- Philip Morris is not the best dividend growth play in tobacco.
- The firm has a ratio of 1 on the Valuentum Dividend Cushion.
- It may surprise you which tobacco giant we think has the best dividend growth potential.
This view may come as a surprise to some holders of Philip Morris' (NYSE:PM) equity, but the company doesn't have the best dividend growth prospects in the tobacco group, nor does it have the best overall growth prospects in the industry. Let's first discuss the investment prospects of Philip Morris, and then reveal which tobacco giant we think is best positioned for dividend expansion and future growth. You're going to want to read this.
But first, a little background to help with the understanding of some of the terminology in this piece. At our boutique research firm, we think a comprehensive analysis of a firm's discounted cash flow valuation, relative valuation versus industry peers, as well as an assessment of technical and momentum indicators is the best way to identify the most attractive stocks at the best time to buy. We think stocks that are cheap (undervalued) and just starting to go up (momentum) are some of the best ones to evaluate for addition to the portfolios. These stocks have both strong valuation and pricing support. This process culminates in what we call our Valuentum Buying Index, which ranks stocks on a scale from 1 to 10, with 10 being the best.
Most stocks that are cheap and just starting to go up are also adored by value, growth, GARP, and momentum investors, all the same and across the board. Though we are purely fundamentally-based investors, we find that the stocks we like (underpriced stocks with strong momentum) are the ones that are soon to be liked by a large variety of money managers. We think this characteristic is partly responsible for the outperformance of our ideas -- as they are soon to experience heavy buying interest. Regardless of a money manager's focus, the Valuentum process covers the bases.
We liken stock selection to a modern-day beauty contest. In order to pick the winner of a beauty contest, one must know the preferences of the judges of a beauty contest. The contestant that is liked by the most judges will win, and in a similar respect, the stock that is liked by the most money managers will win. We may have our own views on which companies we like or which contestant we like, but it doesn't matter much if the money managers or judges disagree. That's why we focus on the DCF -- that's why we focus on relative value -- and that's why we use technical and momentum indicators. We think a comprehensive and systematic analysis applied across a coverage universe is the key to outperformance. We are tuned into what drives stocks higher and lower. Some investors know no other way to invest than the Valuentum process. They call this way of thinking common sense.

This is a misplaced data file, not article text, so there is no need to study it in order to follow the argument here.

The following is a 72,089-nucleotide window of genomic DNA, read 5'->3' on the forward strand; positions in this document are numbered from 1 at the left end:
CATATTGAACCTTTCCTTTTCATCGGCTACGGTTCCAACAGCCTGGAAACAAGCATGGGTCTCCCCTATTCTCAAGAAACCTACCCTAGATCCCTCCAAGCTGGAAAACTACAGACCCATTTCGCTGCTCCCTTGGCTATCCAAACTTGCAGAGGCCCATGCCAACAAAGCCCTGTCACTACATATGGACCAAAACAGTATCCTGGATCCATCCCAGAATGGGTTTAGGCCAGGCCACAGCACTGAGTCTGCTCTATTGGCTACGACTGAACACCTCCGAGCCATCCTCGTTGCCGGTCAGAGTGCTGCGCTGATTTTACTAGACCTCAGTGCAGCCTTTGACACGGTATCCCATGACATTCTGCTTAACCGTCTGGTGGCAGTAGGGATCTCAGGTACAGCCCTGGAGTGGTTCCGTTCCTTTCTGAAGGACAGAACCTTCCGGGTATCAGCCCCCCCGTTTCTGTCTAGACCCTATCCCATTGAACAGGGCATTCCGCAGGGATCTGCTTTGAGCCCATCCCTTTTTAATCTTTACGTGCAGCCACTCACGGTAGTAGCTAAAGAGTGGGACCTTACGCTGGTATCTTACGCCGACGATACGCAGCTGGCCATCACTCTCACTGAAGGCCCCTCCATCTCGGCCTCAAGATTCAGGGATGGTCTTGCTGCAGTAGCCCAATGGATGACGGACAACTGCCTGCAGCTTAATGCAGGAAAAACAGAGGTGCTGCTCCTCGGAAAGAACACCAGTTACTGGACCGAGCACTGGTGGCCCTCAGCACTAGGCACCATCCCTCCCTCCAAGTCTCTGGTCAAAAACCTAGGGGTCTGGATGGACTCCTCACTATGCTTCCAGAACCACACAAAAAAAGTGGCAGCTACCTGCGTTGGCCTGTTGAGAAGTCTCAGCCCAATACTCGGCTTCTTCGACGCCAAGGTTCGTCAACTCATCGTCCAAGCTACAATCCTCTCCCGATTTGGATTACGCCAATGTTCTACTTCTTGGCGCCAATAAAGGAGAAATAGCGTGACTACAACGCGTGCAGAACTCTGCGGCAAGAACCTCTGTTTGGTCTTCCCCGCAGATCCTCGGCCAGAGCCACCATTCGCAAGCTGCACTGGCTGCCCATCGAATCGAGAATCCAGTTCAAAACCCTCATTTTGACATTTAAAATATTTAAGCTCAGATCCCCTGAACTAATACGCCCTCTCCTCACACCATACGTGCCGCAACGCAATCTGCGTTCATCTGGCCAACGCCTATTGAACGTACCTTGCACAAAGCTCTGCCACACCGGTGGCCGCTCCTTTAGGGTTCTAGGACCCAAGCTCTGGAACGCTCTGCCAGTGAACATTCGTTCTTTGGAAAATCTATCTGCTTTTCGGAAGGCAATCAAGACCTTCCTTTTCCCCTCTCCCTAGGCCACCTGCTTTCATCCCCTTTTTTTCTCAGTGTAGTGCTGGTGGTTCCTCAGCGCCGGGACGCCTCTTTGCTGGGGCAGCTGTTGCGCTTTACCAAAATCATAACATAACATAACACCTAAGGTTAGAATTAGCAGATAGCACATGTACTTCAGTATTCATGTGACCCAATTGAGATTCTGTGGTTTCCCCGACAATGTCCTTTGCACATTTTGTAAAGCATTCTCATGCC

At the methodology's core, if a company is undervalued both on a discounted cash flow basis and on a relative valuation basis, and is showing improvement in technical and momentum indicators, it scores high on our scale. Philip Morris posts a Valuentum Buying Index score of 6, reflecting our "fairly valued" DCF assessment of the firm, its neutral relative valuation versus peers, and bullish technicals. Generally speaking, we like firms that register a 9 or 10 on the Valuentum Buying Index (equivalent to our "we'd consider buying") ratings. Many of these highly-rated firms are held in the Best Ideas portfolio and Dividend Growth portfolio.
Philip Morris' Investment Considerations
- Philip Morris' business quality (an evaluation of our ValueCreation™ and ValueRisk™ ratings) ranks among the best of the firms in our coverage universe. The firm has been generating economic value for shareholders, with relatively stable operating results for the past few years, a combination we view very positively. We think the company has an Economic Castle.
- Philip Morris benefits from its exposure to faster-growing regions of the world, including Asia and EEMA. Still, it remains exposed to regulatory risk and excise price shocks that may impact demand for tobacco in certain countries. Currency fluctuations can pose stiff earnings headwinds at times.
- Philip Morris has a good combination of strong free cash flow generation and manageable financial leverage. We expect the firm's free cash flow margin to average about 12.6% in coming years. Total debt-to-EBITDA was 1.9 last year, while debt-to-book capitalization stood at 139%.